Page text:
The team from Zone 7 ended a twenty-eight year losing streak to capture the gold medal in the Neue Schule/ USEF Prix des States Team Championship and Individual Championship Phase II at the Pennsylvania National Horse Show, presented by The Lindsay Maxwell Charitable Fund. Zone 5 won the silver and the bronze went to Zone 1.

The last time Zone 7 was represented on top of the podium was in 1988, before any of the members were even born. This year’s winning team consisted of Briley Koerner 17, of The Woodlands, Texas, riding For Jef VD Wezelse, owned by Bks Horse Farms, LLC;  Anna Beth Athey, 17, of Enid, Okla., aboard Cantero Da Lagoa; Carson Grisham, 15, of Southlake, Texas on Zeros, and Brian Moggre, 15, of Flower Mound, Texas, on Condero 3, owned by DDM Equestrian, LLC.  Martien Van Der Hoeven was the Chef d’Equipe. 

Following a modified Nations Cup format, the six teams and individual riders jumped the same course twice with one drop score permitted from each round. Five of the six teams as well as the individuals moved on to the second round. After Round, 1 four teams were in contention for the medals. Zone 2 was on top with a team total of eight faults. Zone 7 had a score of 12 faults and Zones 1 and 5 each had 16 faults.

Tension was palpable at the start of the second round as only eight faults separated the top four teams. That gap soon widened as the first two riders from Zone 2 knocked down several rails dropping the defending champions out of contention. Then Koerner, Zone 7’s lead-off rider, went clear and Athey followed with only a single rail down catapulting the team into the lead. Athey was grateful for Koerner’s flawless performance.

“I was a little nervous at the first round, but in the second round I knew Briley jumped double clear so I just needed to relax and get a good score for the team,” said Athey. Briley always sets the tone and gets everyone confident and fired up to do well.”

Koerner was one of only four riders to go double clear on Friday evening on the Steve Stephens-designed course. “It feels awesome! My horse just comes back each time wanting to produce a good round. You know he’s going to jump for you. He just gives me a lot of confidence,” said Koerner. “Going in we had a great team. Three of us were on the Young Riders team this year, so it was good to be back together on the same team again. It was a great feeling.”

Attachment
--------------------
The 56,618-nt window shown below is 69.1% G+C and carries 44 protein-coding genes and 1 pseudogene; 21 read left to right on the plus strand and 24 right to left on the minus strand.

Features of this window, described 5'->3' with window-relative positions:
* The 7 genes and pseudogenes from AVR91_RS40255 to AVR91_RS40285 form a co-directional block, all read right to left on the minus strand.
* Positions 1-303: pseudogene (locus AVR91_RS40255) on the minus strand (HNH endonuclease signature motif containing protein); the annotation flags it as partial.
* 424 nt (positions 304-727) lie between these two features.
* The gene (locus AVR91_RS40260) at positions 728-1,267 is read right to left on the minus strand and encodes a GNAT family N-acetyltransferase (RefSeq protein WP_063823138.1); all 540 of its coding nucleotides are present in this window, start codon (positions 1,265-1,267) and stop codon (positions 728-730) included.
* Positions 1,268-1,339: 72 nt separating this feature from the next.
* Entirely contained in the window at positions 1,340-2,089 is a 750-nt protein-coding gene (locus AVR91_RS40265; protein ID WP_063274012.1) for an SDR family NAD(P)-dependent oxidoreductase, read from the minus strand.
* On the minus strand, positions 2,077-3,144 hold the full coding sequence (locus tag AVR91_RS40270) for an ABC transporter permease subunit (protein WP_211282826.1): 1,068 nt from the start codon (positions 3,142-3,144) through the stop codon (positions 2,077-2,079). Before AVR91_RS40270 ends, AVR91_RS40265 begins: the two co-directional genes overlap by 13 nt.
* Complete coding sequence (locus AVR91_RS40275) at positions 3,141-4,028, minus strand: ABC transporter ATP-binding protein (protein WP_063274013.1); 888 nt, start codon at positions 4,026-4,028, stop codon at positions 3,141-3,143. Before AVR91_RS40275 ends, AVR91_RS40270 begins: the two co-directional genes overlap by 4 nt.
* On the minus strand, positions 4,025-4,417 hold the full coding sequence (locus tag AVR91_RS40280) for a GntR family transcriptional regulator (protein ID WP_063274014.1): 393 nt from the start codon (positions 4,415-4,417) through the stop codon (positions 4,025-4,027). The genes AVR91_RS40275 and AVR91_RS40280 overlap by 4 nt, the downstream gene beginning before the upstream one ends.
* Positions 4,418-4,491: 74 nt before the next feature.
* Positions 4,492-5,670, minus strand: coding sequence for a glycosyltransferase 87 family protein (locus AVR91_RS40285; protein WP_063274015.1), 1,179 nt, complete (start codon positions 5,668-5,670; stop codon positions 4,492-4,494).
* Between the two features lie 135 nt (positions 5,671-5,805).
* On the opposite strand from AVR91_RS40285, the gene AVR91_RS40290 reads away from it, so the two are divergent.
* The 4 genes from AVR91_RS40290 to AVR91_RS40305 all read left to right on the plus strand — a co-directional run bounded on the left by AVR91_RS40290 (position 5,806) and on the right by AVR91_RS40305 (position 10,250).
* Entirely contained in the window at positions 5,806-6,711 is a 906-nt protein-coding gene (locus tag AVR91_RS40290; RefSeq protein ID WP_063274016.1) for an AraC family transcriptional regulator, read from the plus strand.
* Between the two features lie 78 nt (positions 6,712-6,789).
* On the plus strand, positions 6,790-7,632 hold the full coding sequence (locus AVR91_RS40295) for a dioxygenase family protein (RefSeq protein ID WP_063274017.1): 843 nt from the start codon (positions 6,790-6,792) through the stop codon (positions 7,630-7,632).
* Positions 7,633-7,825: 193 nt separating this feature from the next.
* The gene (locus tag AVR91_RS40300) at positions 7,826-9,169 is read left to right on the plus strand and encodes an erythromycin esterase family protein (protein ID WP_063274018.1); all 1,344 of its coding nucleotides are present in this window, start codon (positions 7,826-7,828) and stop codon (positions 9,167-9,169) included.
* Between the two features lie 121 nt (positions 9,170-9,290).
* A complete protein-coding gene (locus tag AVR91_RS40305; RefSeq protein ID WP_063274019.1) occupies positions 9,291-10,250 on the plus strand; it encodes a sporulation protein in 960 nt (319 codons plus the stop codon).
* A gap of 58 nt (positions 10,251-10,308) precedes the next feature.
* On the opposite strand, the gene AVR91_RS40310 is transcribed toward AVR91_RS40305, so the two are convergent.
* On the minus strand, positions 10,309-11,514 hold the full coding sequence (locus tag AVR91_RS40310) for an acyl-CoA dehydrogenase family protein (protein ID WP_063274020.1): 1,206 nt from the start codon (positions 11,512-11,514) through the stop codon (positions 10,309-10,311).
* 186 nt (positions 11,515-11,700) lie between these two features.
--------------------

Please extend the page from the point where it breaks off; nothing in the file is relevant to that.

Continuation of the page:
Grisham, going third in the rotation for Zone 7, clinched the gold for her team with her clear round. She was not even aware that her ride was so influential.

“It was such a great surprise,” said Grisham. “I was really just trying to go in and have fun and try not to let my nerves get to me. To go in and have a clear round after having trouble yesterday in Phase 1 was just such a rewarding feeling.”

Anchor rider Moggre did not even need to jump the second round since his team already secured the win with a score of 16 faults. “I have such amazing teammates, they are all my best friends,” said Moggre. “They all have incredible horses and ride so well so I was really confident going into this year. We all put in great rounds and to be able to do so well and put our name on the banner after so many years is really cool.”

The battle for the remaining medals was fierce with only four faults determining the eventual team placings. Zone 5 finished second for the silver on 24 faults with team members Dana Wille on Mach 5, Alexandra Pielet riding Helene VE, Annabella Sanchez on Cassano Z and Daisy Farish aboard Alberto II. Farish kept her fault-free streak going with a double clear performance for Zone 5.

The team from Zone 1 had 28 faults for third place and the bronze medal. Zone 1 team members were Yasmin Rizvi with Lumiere, Isabella Russekoff riding Calvero IV, Mckayla Langmeier on Durosa W and Coco Fath on Huckleberry. Fath and Huckleberry were also double clear.

The Neue Schule/USEF National Junior Jumper Championship culminates on Saturday with the Individual Phase III competition. Scores from the first two phases are converted into points and are carried over with the top 60 percent of competitors from Phases I and II, who have not been eliminated, eligible to take part. The individual champion is the competitor with the lowest number of combined penalties after Phases I, II and III.